...If the author were really committed to the idea that virtue isn't always rewarded, shouldn't the book have ended with Job still bereft of everything?
Chiang typically uses a lot of qualifiers, which is nice. His qualifiers answer his own question: "isn't always" implies there are times when behavior is and is not rewarded. Sometimes people go through limited trials, and sometimes the testings extend to the end of one's life. Sometimes virtue is rewarded. Of course, the believer doesn't see this world as the final reward although that is sometimes difficult to recall when going through troubles.

This is what I mean, in part, about having an arsenal of theological thought. Someone's already thought of something similar that may apply. A believer may doubt, but they'll have something to ponder. They will pit their circumstances to those they've read in their scriptures. Put it another way: Imagine a kid has an astrophysicist father, and the kid's given a difficult homework problem concerning astrophysics. Does the kid give up after he cannot answer it? Or does he consult his dad or his dad's books?

Since Joni and the text are Judeo-Christian, the ending doesn't make sense within that framework (although it may apply to other religious contexts). Why would a Judeo-Christian god do that? There's no record of such within the text. More likely, if God revealed himself it would be to some end.

Chiang must have felt The Book of Job connected (see again the quote above) and that this is the more fitting end. Eternal suffering then must be more pious and loving than temporary.

Suffering in Job, however, is not an end but a means. It was a proof that he could remain faithful in the face of adversity, not just success. It was also a way to stop those who connected every event, positive or negative, to God's like or dislike of the believer. Finally, God corrects Job on second-guessing God. Because God knows all, who is Job to judge and tell Him what He should do? [See also the Lord's Prayer, and Jesus' final petition to God not to be crucified: "Take this cup."] It's been awhile since I read Job, so there may be further purposes I'm leaving out. Here's the text, but be warned that it is difficult to interpret without a solid understanding of the rest of the Book. The link provided does have "Tools" on the left, which can help guide the reader and give the original Hebrew.

Clearly, others were taken by the tale, so I may have missed something, or some lack a full understanding of the context. Or maybe this is a critique of an entirely different religion. Definitely, food for thought.

Monday, March 20, 2017

"What's Expected of Us" by Ted Chiang

First appeared in Henry Gee's Nature, reprinted by David G. Hartwell, Kathryn Cramer, Lincoln Michel, and Nadxieli Nieto. Read online here.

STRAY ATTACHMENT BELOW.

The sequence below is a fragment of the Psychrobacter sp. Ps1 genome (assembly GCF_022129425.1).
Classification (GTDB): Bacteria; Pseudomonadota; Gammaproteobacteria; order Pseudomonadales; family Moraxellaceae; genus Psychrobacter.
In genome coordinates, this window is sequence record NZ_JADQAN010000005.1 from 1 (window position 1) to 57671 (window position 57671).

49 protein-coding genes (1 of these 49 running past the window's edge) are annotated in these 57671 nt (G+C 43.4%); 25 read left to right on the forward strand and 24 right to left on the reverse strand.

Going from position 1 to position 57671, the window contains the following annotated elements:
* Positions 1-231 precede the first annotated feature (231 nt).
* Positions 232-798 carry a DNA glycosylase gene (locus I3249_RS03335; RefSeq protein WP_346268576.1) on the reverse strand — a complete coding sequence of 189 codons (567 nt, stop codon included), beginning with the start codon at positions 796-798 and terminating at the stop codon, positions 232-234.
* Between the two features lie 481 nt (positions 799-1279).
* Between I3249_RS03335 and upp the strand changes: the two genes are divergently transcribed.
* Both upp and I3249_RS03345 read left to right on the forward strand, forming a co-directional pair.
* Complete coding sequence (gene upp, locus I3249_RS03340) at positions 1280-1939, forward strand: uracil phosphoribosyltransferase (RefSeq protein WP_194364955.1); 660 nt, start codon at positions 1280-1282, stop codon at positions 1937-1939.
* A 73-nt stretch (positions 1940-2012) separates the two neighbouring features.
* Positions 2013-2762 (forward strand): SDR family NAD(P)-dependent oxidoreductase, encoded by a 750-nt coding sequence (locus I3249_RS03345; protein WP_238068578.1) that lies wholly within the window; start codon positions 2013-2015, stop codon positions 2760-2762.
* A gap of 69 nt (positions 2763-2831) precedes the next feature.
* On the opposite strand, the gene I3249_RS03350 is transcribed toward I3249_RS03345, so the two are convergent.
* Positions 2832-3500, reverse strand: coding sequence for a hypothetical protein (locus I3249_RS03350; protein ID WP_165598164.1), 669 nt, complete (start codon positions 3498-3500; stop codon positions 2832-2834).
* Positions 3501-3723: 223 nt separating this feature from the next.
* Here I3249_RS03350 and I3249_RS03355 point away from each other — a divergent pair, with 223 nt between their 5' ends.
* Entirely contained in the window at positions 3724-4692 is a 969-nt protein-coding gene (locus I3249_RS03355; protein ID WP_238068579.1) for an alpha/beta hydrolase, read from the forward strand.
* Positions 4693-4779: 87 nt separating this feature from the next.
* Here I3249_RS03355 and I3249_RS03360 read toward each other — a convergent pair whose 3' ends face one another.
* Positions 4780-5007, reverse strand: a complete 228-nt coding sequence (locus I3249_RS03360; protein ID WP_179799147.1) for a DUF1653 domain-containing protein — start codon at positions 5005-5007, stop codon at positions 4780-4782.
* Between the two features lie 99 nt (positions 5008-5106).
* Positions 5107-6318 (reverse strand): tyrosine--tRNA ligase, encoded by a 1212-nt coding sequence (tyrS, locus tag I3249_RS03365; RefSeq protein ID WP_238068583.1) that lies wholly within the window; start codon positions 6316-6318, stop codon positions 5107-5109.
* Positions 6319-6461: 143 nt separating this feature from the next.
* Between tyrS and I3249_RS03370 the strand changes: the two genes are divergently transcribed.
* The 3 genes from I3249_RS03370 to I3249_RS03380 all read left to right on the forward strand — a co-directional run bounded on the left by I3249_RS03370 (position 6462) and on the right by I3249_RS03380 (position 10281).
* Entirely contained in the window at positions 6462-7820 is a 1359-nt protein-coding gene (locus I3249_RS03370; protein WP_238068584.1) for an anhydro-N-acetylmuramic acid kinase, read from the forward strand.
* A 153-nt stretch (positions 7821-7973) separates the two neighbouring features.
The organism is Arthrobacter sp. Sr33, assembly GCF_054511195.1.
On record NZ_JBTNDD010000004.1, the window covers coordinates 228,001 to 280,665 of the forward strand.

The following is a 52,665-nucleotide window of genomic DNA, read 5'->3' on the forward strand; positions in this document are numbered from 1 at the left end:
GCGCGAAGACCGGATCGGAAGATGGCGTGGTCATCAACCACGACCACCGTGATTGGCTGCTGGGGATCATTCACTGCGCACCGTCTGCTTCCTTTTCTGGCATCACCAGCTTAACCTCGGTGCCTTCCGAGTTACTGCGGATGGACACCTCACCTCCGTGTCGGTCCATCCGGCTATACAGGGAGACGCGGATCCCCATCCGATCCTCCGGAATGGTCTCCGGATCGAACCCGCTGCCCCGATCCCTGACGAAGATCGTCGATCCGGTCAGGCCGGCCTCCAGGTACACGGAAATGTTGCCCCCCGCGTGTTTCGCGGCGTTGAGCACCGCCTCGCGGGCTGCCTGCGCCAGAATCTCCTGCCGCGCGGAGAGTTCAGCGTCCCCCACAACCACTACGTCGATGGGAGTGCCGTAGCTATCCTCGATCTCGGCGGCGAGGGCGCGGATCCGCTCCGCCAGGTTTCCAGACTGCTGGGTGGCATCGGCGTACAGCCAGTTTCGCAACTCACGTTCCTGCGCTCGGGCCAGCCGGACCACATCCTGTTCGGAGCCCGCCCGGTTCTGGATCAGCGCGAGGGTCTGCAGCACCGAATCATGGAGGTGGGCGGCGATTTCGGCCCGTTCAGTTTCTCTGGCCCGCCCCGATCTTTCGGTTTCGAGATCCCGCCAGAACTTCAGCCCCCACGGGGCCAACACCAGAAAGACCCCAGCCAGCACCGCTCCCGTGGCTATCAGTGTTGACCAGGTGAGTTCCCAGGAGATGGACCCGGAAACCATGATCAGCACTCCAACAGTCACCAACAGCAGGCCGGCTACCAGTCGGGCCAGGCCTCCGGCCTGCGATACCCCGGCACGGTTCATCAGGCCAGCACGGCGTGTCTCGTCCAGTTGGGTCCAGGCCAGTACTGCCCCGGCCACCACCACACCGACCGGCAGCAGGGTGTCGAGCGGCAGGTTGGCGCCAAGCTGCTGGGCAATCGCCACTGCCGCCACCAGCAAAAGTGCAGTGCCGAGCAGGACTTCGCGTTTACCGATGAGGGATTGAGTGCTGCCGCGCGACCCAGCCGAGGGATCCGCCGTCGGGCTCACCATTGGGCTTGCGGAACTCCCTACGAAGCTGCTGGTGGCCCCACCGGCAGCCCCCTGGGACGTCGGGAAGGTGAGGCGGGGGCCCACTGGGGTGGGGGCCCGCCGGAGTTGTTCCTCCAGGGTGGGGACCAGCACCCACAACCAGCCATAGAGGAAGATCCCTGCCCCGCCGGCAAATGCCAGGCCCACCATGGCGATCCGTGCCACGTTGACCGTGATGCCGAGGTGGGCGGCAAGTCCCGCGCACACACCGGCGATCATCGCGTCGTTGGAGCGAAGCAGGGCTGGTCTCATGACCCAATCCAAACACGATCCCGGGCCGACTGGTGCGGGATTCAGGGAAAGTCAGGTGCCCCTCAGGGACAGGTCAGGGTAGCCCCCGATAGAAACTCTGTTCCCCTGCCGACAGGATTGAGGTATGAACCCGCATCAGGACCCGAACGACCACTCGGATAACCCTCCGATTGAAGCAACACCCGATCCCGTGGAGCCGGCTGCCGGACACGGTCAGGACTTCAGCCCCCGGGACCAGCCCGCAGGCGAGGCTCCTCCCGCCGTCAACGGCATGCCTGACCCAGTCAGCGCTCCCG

Summary:
A minor time-machine called the Predictor goes back in time one second to beep that you are about to press it. This, people believe, proves definitively that there is no free will. Despite previous proofs, people actually believe this one.
Commentary with Spoiler
Some become despondent. This story was sent back from one year in the future as a warning. However, the future was going to happen anyway, and people will still become despondent. So what's the point? Why bother?
"Because I had no choice."
Interesting thought experiment. Nonetheless, just because you can learn what you will choose doesn't mean you did not choose it.

Sunday, March 19, 2017

"The Evolution of Human Science" or "Catching Crumbs from the Table" by Ted Chiang

First appeared in Nature edited by Henry Gee. It was up for the Locus award.

Summary:
When part of humanity is upgraded to metahumans, whose cognitive thinking we mere humans cannot grasp, what science is left for humanity to study?
Commentary:
At first, they do little but try to interpret metahumans (hermeneutics, that is, interpretation of text). Science falls away. They reverse engineer metahumans technology to better understand. Finally, they decide they need a go-between: They decide to upgrade humans that can bridge the gap.

The second title--the one that the story originally appeared as--is apparently the editor's choice. The editor's is concrete; however, the irony of "evolution"--at least what we assume evolution should be (e.g. progress)--gets lost.

Saturday, March 18, 2017

Ted Chiang on Explanation in Fiction and Non-Fiction

"[T]here’s something beautiful about a good explanation; reading one isn’t just useful, it can be pleasurable, too."
--Ted Chiang in Electric Literature (interviewed by Meghan McCarron)

Friday, March 17, 2017

Ted Chiang on Genre and the Difference between SF and Fantasy--Specifically Magic Vs. Science

"[M]y work remains close to traditional notions of science fiction. I like performing thought experiments, working through the implications of a speculative idea, and I think that’s something science fiction is particularly well suited for. [G]enre is a kind of conversation that takes place between books and authors over a period of years. [Y]our work is in dialogue with earlier work in that genre.... It’s a conversation I am happy to be a part of."
 --Ted Chiang in Unbound Worlds (interviewed by Peter Orullian)
"[T]here does exist a useful distinction... between magic and science. If... just a handful of special people... turn lead into gold, that implies different things than giant factories churning out gold from lead. The difference... is between the universe responding to you in a personal way, and the universe being entirely impersonal."
--Ted Chiang in The Metahack Interview (interviewed by Avi Solomon). The book is "free" through subscription to Amazon's Kindle Unlimited program.

"Science fiction offers... a story where the world starts out as recognizable... but is ... changed by some new discovery or technology. At the end... the world is changed permanently. The original condition is never restored.... this story pattern is progressive because its underlying message is ... that change is inevitable. The consequences ... are here to stay and we’ll have to deal with them."
--Ted Chiang in The Asian-American Literary Review (interviewed by Betsy Huang)

Thursday, March 16, 2017

Ted Chiang's Advice to Slow Writers

"On the occasions that I have hurried to finish a story in order to have something to bring to a workshop, the need to meet the deadline caused me to make bad decisions with regards to the story, and I wound up spending more time fixing those mistakes.... 
"As for advice to slow writers, I’d say that writing is not a race. This isn’t a situation where only the most prolific writers get an audience; publish your story when you’re ready, and it will find readers."
--Ted Chiang in Electric Literature (interviewed by Meghan McCarron)